Probably the best example of how little impact television can have came recently with the airing of Spike Lee's documentary of the making of Michael Jackson's Bad. This was basically a 90 minute commercial for the re-issue of the album during prime time of one of the best television viewing nights of the year, and it sold only 11,000 albums the next week as a result.
Let's go over that again - Michael Jackson, big album, Thanksgiving evening, 11k!
The worse thing is that it was a really great program, showing another side of Michael that few have ever seen, along with much of the backstory of the making of a big-selling album. Granted, the record is 25 years old and MJ's music isn't currently hot, but it would have been interesting to see if a similar show on Justin Bieber or Lady Gaga (or even Psy for that matter) would've done any better. Maybe a bit, but I doubt it.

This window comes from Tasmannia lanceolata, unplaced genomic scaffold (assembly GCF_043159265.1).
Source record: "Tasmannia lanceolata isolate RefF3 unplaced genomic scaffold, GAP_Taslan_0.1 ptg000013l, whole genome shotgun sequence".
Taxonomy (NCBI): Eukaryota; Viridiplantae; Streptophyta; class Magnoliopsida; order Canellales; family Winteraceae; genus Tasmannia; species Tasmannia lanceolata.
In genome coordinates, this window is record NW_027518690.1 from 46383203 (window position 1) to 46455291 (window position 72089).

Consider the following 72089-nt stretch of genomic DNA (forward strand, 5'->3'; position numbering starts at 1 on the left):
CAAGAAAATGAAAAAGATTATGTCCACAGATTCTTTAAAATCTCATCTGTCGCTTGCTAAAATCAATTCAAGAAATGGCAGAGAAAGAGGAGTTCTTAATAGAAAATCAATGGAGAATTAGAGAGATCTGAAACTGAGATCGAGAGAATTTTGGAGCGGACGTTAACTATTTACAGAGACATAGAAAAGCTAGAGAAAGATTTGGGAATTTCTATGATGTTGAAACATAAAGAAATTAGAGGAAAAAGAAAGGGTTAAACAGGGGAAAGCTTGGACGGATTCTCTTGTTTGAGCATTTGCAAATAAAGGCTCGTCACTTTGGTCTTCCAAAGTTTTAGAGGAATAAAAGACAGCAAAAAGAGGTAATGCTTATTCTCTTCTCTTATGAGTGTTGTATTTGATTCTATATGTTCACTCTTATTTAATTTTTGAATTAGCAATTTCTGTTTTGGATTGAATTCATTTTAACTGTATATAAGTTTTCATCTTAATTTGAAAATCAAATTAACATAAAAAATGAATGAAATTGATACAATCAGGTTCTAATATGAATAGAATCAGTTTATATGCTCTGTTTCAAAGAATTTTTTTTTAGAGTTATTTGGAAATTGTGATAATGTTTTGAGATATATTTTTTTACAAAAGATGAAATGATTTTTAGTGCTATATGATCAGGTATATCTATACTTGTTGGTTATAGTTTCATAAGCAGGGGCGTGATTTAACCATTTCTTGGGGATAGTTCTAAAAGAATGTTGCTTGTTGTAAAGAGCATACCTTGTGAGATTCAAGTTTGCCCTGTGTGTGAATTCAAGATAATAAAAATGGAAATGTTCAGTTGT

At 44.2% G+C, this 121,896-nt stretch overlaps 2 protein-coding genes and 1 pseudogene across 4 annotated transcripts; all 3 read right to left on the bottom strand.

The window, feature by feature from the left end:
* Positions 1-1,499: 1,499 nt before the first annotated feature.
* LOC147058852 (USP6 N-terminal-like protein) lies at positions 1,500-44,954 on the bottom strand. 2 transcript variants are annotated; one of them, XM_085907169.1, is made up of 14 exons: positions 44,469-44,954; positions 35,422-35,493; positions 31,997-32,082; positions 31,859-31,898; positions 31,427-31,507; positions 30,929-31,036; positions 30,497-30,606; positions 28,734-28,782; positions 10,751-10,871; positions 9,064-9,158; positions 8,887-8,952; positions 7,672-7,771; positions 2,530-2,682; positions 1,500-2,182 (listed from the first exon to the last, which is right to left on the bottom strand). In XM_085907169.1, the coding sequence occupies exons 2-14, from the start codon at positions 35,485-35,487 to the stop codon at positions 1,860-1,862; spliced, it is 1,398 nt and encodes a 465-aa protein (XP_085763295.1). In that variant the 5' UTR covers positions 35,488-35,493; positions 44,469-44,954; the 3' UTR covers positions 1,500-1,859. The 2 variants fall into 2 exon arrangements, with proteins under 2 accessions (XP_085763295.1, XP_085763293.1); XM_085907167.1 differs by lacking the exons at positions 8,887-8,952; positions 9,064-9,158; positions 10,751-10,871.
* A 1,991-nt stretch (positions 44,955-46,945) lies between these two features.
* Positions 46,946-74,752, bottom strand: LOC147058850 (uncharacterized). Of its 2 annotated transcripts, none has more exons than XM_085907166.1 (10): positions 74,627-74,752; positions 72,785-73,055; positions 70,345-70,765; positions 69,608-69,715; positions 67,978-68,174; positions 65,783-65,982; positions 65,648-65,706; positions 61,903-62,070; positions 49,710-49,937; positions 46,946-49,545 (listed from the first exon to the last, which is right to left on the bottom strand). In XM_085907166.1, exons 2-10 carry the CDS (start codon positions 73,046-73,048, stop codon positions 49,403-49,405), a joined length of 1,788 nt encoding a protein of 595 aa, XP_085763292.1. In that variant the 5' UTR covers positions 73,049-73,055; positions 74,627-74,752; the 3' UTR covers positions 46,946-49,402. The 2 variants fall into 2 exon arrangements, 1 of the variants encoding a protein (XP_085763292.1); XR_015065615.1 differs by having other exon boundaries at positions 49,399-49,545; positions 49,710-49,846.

Several things are changing at once here. Television is losing it's impact, and people are getting more used to subscription music instead of buying it. I bet a lot of the audience that were motivated to listen to MJ afterwards just fired up Spotify or Pandora or Grooveshark or ..........
The fact of the matter is that I think more copies of Bad might've been sold with an online marketing campaign, and it would've been a lot cheaper.
The estate of MJ no doubt made some big dollars from the network, but the show just proved that we're in a state of evolution in all media. Hang on for ride!
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